One of the first ever distilled oils in Ancient Egypt, cedarwood oil is prominent in folklore stretching back thousands of years.
Considered sacred in many religions, cedars are mentioned often in the Bible and were used to carve sarcophagi for Egyptian pharaohs. Cedarwood oil was also used in the mummification process, as a key ingredient in embalming.
In the years since cedarwood oil has been associated with a vast range of beneficial properties, and has been called an anti-inflammatory, a diuretic, a sedative, and an antifungal agent, among other things. It is overwhelmingly associated with positivity and protection throughout its history.
Cedarwood essential oil is good for the skin.
Cedarwood oil has antiseptic abilities that make it really beneficial for the skin. A 2017 review found that these antiseptic and antimicrobial properties allowed it to prevent the growth of harmful microorganisms on the surface of the skin and protect it from possible damage.
Cedarwood oil also acts as an anti-inflammatory, which a study in 2016 noted makes it a great agent against acne. People have found that the anti-inflammatory properties in cedarwood calm the redness of affected areas and reduce the appearance of acne on the skin.
It also has anti-fungal properties that have proven to be effective against oral fungi. A few drops of cedarwood diluted with a carrier oil can make a great facial cleanser.
It repels insects.
Cedarwood has long been noted for its bug repellent abilities, which is one of the reasons that it was used in the embalming process. This is due to a component in the oil called cedrol. A study in 2014 showed that cedral is highly repellent to ants, and can be lethal to ticks and moth larvae.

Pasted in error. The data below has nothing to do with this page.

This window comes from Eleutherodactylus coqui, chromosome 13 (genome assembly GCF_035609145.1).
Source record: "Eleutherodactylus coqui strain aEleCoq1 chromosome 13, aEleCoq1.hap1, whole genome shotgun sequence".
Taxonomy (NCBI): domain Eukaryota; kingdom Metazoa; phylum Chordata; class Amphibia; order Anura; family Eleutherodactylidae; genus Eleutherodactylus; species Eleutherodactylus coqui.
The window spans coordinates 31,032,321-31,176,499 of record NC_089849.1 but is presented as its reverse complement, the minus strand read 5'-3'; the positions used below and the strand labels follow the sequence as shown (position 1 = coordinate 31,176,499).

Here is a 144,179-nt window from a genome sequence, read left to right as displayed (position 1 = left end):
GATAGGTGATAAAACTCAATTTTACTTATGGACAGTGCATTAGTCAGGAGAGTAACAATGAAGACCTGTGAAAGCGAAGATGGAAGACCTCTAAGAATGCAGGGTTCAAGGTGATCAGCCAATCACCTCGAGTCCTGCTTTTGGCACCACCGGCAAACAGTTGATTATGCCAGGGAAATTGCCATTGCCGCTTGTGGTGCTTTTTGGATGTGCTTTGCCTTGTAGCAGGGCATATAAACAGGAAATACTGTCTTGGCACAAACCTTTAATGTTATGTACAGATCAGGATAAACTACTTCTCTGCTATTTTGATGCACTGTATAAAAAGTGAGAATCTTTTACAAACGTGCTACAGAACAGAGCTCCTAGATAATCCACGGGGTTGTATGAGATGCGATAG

Try spraying a diluted solution of cedarwood oil around areas that you want to protect from bugs, or placing some of the oil in draws or wardrobes.
It improves focus.
There’s some evidence to suggest that cedarwood oil can improve focus and attention, particularly in children with ADHD. A study at Brigham Young University found that inhaling cedarwood oil had a positive effect on behaviour and focus in a group of children with ADHD, and many parents reported that the treatment continued to work at home.
More research is needed in this area, but this is potentially a very valuable application of cedarwood oil.
It helps ease cough symptoms.
Among its other benefits, cedarwood has antispasmodic properties. Coughing fits can sometimes be caused by spasming muscles in the chest – cedarwood oil can help to ease these spasms and inhibit coughing fits, thus allowing for easier sleep. A small amount of cedarwood oil diluted and applied topically to the chest can help achieve these effects.
Cedarwood oil’s smoky, woody scent is mysterious and alluring enough on its own. The wide range of benefits that it possesses only make it more desirable, and its easy to understand why the oil was so heavily sought-after in ancient times.
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